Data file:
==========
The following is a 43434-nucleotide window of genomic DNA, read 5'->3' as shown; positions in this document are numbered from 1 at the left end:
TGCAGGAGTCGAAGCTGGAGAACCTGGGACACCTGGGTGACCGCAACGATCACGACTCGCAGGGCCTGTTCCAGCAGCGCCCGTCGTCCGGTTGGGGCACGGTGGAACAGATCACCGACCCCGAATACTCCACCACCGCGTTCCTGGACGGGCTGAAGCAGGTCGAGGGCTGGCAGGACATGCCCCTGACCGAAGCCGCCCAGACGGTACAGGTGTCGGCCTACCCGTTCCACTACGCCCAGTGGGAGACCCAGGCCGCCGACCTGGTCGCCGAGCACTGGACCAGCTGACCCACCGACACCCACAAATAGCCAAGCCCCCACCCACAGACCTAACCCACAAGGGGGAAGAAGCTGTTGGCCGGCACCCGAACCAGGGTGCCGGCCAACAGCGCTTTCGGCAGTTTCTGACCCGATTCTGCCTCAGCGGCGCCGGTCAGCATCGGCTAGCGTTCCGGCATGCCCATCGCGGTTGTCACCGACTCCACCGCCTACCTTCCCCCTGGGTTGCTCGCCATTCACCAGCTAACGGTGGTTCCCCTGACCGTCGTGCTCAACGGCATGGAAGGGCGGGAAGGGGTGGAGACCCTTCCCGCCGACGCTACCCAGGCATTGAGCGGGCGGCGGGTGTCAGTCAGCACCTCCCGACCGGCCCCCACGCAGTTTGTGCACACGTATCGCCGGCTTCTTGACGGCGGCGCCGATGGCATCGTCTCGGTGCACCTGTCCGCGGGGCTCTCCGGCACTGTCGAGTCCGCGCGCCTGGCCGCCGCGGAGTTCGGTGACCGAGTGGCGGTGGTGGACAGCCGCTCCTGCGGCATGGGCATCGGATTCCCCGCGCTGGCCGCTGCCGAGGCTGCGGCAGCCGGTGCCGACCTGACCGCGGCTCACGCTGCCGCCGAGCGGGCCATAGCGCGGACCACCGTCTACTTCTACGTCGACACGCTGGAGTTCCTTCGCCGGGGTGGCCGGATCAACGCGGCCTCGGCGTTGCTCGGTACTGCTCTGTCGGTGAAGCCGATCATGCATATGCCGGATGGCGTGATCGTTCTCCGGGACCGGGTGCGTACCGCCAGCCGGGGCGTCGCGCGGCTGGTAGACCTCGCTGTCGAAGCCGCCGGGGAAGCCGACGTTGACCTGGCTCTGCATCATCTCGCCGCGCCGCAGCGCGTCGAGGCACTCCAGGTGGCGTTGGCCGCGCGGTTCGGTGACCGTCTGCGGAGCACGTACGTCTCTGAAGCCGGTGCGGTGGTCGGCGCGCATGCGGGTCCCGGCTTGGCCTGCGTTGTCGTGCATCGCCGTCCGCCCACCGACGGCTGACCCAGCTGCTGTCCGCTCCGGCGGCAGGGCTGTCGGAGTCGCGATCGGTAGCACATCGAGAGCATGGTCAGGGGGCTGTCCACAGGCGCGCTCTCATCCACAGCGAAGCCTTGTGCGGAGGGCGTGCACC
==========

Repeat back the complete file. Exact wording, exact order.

The following is a 43434-nucleotide window of genomic DNA, read 5'->3' as shown; positions in this document are numbered from 1 at the left end:
TGCAGGAGTCGAAGCTGGAGAACCTGGGACACCTGGGTGACCGCAACGATCACGACTCGCAGGGCCTGTTCCAGCAGCGCCCGTCGTCCGGTTGGGGCACGGTGGAACAGATCACCGACCCCGAATACTCCACCACCGCGTTCCTGGACGGGCTGAAGCAGGTCGAGGGCTGGCAGGACATGCCCCTGACCGAAGCCGCCCAGACGGTACAGGTGTCGGCCTACCCGTTCCACTACGCCCAGTGGGAGACCCAGGCCGCCGACCTGGTCGCCGAGCACTGGACCAGCTGACCCACCGACACCCACAAATAGCCAAGCCCCCACCCACAGACCTAACCCACAAGGGGGAAGAAGCTGTTGGCCGGCACCCGAACCAGGGTGCCGGCCAACAGCGCTTTCGGCAGTTTCTGACCCGATTCTGCCTCAGCGGCGCCGGTCAGCATCGGCTAGCGTTCCGGCATGCCCATCGCGGTTGTCACCGACTCCACCGCCTACCTTCCCCCTGGGTTGCTCGCCATTCACCAGCTAACGGTGGTTCCCCTGACCGTCGTGCTCAACGGCATGGAAGGGCGGGAAGGGGTGGAGACCCTTCCCGCCGACGCTACCCAGGCATTGAGCGGGCGGCGGGTGTCAGTCAGCACCTCCCGACCGGCCCCCACGCAGTTTGTGCACACGTATCGCCGGCTTCTTGACGGCGGCGCCGATGGCATCGTCTCGGTGCACCTGTCCGCGGGGCTCTCCGGCACTGTCGAGTCCGCGCGCCTGGCCGCCGCGGAGTTCGGTGACCGAGTGGCGGTGGTGGACAGCCGCTCCTGCGGCATGGGCATCGGATTCCCCGCGCTGGCCGCTGCCGAGGCTGCGGCAGCCGGTGCCGACCTGACCGCGGCTCACGCTGCCGCCGAGCGGGCCATAGCGCGGACCACCGTCTACTTCTACGTCGACACGCTGGAGTTCCTTCGCCGGGGTGGCCGGATCAACGCGGCCTCGGCGTTGCTCGGTACTGCTCTGTCGGTGAAGCCGATCATGCATATGCCGGATGGCGTGATCGTTCTCCGGGACCGGGTGCGTACCGCCAGCCGGGGCGTCGCGCGGCTGGTAGACCTCGCTGTCGAAGCCGCCGGGGAAGCCGACGTTGACCTGGCTCTGCATCATCTCGCCGCGCCGCAGCGCGTCGAGGCACTCCAGGTGGCGTTGGCCGCGCGGTTCGGTGACCGTCTGCGGAGCACGTACGTCTCTGAAGCCGGTGCGGTGGTCGGCGCGCATGCGGGTCCCGGCTTGGCCTGCGTTGTCGTGCATCGCCGTCCGCCCACCGACGGCTGACCCAGCTGCTGTCCGCTCCGGCGGCAGGGCTGTCGGAGTCGCGATCGGTAGCACATCGAGAGCATGGTCAGGGGGCTGTCCACAGGCGCGCTCTCATCCACAGCGAAGCCTTGTGCGGAGGGCGTGCACC